News Flash -NASA Scientist: “Solid Evidence of ET Fossil Life in Meteorite Fragment”

376545main_RBH_ICE_CAVE_P2130613_226x170 An award-winning NASA scientist, Richard B. Hoover, Astrobiology Group Leader at NASA's Marshall Space Flight Center, claims that he found tiny fossils of alien life in the remnants of a meteorite has stirred both excitement and skepticism in the world astrobiology community, and is being closely reviewed by 100 experts.

Hoover claims to have found fossilized bacteria that appear similar to bacteria found on earth – like Titanospirillum velox, below from meteorites known as CI1 carbonaceous chondrites – of which only nine are known to exist on earth.


Hoover has analyzed meteorites and microbial extremophiles from Antarctica; novel bacteria from the glaciers and permafrost of Antarctica, Patagonia, Siberia and Alaska, and from haloalkaline lakes, geysers and volcanoes of California, Alaska, Crete and Hawaii. He has also discovered three new species of bacteria from Mono Lake in California — Spirochaeta americana, Desulfonatronum thiodismutans and Tindallia californiensis — and another, Carnobacterium pleistocenium, which survived for 32,000 years in a frozen Alaskan pond (see more below).

Hoover is the author or editor of 33 books and some 250 papers on astrobiology, extremophiles, diatoms, solar physics, X-ray/EUV optics and meteorites. He co-directed the NATO Advanced Study Institute on Astrobiology in Crete, for which he published the book "Perspectives in Astrobiology" in 2005.

Hoover's paper, along with pictures of the microscopic earthworm-like creatures, were published late Friday in the peer-reviewed Journal of Cosmology, which is available free online. Hoover sliced open fragments of several types of carbonaceous chondrite meteorites, which can contain relatively high levels of water and organic materials, and looked inside with a powerful microscope.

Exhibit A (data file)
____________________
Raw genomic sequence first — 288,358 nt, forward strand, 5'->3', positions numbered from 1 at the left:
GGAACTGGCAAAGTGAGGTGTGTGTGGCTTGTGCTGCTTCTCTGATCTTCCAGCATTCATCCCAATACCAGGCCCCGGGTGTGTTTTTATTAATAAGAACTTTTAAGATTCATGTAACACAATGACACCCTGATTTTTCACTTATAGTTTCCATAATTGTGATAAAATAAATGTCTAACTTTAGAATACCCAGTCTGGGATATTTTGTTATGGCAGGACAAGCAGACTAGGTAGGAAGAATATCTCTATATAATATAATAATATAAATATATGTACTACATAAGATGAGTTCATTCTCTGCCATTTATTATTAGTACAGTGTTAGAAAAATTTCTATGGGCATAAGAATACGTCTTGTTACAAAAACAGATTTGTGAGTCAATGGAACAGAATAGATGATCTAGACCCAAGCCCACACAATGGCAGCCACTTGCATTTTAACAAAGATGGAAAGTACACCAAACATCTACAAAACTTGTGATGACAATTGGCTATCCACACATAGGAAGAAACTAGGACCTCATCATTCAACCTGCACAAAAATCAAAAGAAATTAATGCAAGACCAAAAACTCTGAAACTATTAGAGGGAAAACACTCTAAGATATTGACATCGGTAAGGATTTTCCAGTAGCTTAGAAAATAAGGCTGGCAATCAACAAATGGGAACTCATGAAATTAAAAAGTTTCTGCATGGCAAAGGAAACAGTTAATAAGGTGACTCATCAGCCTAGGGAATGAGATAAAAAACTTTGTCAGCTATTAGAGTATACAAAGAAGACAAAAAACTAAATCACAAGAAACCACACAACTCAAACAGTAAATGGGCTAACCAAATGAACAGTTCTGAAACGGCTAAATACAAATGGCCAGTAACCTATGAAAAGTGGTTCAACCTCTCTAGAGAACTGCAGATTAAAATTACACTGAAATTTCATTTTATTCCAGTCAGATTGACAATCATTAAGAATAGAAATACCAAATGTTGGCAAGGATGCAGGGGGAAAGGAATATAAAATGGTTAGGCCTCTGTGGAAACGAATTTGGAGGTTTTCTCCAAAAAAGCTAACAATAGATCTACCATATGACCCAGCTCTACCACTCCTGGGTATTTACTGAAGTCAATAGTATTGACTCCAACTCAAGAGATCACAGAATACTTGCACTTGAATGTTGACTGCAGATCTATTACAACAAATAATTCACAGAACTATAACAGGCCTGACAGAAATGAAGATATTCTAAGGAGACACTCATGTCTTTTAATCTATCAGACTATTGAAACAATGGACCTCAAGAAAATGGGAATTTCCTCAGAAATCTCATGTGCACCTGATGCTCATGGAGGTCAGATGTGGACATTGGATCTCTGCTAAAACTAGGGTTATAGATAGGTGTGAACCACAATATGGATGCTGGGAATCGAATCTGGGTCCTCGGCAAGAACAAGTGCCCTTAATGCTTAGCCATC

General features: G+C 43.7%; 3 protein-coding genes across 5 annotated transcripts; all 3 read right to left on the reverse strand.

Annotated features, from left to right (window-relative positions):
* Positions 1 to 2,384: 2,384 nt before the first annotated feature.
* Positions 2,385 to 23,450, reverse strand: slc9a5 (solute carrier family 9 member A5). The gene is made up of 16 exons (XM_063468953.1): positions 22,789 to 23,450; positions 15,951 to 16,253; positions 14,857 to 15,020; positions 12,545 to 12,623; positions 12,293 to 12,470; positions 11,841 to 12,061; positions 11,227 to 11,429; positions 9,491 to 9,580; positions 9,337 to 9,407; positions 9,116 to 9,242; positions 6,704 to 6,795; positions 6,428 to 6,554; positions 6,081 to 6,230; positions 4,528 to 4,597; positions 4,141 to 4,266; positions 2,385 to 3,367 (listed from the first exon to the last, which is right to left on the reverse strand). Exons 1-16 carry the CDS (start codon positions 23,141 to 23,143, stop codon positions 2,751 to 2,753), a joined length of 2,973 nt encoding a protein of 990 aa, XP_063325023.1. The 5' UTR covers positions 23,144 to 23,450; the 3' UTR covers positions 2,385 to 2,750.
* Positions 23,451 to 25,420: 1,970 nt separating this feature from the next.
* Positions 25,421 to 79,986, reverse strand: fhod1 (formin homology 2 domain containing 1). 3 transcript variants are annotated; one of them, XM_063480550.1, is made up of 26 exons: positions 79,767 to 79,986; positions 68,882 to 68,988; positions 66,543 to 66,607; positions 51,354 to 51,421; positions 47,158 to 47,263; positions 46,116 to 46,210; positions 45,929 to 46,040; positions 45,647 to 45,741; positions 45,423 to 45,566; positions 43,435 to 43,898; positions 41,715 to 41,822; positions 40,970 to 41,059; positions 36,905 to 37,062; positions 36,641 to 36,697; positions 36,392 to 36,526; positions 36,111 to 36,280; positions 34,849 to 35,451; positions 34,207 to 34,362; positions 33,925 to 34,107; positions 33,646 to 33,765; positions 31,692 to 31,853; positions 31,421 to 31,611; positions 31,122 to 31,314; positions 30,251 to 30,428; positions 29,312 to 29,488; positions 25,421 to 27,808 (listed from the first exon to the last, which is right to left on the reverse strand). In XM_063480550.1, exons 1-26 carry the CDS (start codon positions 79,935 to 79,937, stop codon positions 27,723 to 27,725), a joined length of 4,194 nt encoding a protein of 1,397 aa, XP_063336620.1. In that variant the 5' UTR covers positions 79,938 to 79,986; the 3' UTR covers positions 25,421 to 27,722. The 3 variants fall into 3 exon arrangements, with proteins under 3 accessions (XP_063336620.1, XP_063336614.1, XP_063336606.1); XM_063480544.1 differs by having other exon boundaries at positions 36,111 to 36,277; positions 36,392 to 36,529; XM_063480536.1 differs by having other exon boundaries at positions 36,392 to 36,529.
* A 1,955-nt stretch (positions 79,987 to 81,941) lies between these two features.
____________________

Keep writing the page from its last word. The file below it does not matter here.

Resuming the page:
Article-0-0D7C1B29000005DC-670_468x359 He found bacteria-like creatures that he calls "indigenous fossils," which he believes originated beyond Earth and were not introduced here after the meteorites landed.

"He concludes these fossilized bacteria are not Earthly contaminants but are the fossilized remains of living organisms which lived in the parent bodies of these meteors, e.g. comets, moons, and other astral bodies," said the study.

"The implications are that life is everywhere, and that life on Earth may have come from other planets."

Studies that suggest alien microbes can be contained in meteorites are not new, and have drawn hefty debate over how such life could survive in space and how and where life may have originated in the universe.

The journal's editor in chief, Rudy Schild of the Center for Astrophysics, Harvard-Smithsonian, said Hoover is a "highly respected scientist and astrobiologist with a prestigious record of accomplishment at NASA."

"Given the controversial nature of his discovery, we have invited 100 experts and have issued a general invitation to over 5,000 scientists from the scientific community to review the paper and to offer their critical analysis," he said.

Thumb-ancient_bacteria Hoover and his team also recently discovered a new bacterium called Carnobacterium pleistocenium (left), an anaerobic bacteria, which grow on sugars and proteins in the absence of oxygen, at the U.S. Army’s Cold Regions Research and Engineering Laboratory tunnel north of Fairbanks, Alaska. The tunnel was created in the 1960s to allow scientists to study permafrost as part of the preparation for building the Trans-Alaska Oil Pipeline.

Hoover’s bacteria not only survive at low temperatures, but can be frozen for long periods before being revived. The bacteria in the team’s samples had actually frozen near the end of the Pleistocene Age, making them tens of thousands of years old. The implications for life in other extreme environments are fascinating!

The Daily Galaxy via NASA

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